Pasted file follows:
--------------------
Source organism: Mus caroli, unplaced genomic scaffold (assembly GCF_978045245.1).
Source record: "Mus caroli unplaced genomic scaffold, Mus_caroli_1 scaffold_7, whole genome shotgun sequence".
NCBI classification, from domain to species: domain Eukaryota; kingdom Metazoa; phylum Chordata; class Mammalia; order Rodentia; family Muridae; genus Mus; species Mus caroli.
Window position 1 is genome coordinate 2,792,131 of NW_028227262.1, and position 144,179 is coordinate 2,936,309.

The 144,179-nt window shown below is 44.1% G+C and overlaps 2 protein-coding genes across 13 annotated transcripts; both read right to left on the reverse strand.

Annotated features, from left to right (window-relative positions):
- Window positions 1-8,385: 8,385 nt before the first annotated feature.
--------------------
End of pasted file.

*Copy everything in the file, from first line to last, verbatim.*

Source organism: Mus caroli, unplaced genomic scaffold (assembly GCF_978045245.1).
Source record: "Mus caroli unplaced genomic scaffold, Mus_caroli_1 scaffold_7, whole genome shotgun sequence".
NCBI classification, from domain to species: domain Eukaryota; kingdom Metazoa; phylum Chordata; class Mammalia; order Rodentia; family Muridae; genus Mus; species Mus caroli.
Window position 1 is genome coordinate 2,792,131 of NW_028227262.1, and position 144,179 is coordinate 2,936,309.

The 144,179-nt window shown below is 44.1% G+C and overlaps 2 protein-coding genes across 13 annotated transcripts; both read right to left on the reverse strand.

Annotated features, from left to right (window-relative positions):
- Window positions 1-8,385: 8,385 nt before the first annotated feature.